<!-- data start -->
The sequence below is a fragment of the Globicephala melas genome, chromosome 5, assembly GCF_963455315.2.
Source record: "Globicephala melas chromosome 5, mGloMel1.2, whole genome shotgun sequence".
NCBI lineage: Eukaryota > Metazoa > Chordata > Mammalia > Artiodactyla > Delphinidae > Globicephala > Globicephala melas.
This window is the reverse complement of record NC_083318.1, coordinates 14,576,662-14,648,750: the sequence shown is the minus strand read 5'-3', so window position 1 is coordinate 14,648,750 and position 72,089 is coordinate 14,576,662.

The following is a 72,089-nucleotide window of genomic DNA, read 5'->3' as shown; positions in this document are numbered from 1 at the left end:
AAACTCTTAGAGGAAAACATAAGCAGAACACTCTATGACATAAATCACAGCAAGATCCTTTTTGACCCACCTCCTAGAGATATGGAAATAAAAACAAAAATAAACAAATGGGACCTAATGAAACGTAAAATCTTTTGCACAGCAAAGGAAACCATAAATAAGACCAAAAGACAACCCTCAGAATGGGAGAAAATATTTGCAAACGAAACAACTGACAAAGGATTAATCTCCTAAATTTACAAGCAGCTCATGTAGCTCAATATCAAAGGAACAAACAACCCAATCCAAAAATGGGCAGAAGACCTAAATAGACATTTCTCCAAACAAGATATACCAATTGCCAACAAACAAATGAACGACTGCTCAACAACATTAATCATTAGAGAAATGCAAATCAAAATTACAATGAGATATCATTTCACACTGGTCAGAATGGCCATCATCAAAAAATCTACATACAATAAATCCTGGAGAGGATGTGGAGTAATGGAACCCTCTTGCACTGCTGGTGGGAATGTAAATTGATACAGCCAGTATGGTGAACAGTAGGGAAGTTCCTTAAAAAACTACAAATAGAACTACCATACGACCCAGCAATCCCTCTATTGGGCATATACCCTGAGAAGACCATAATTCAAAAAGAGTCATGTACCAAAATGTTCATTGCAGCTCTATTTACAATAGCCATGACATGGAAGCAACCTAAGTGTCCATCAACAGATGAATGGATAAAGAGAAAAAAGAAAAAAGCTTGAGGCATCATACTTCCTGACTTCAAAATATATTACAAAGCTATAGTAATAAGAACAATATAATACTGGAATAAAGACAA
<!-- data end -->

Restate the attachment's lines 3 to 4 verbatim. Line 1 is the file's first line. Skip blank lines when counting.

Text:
NCBI lineage: Eukaryota > Metazoa > Chordata > Mammalia > Artiodactyla > Delphinidae > Globicephala > Globicephala melas.
This window is the reverse complement of record NC_083318.1, coordinates 14,576,662-14,648,750: the sequence shown is the minus strand read 5'-3', so window position 1 is coordinate 14,648,750 and position 72,089 is coordinate 14,576,662.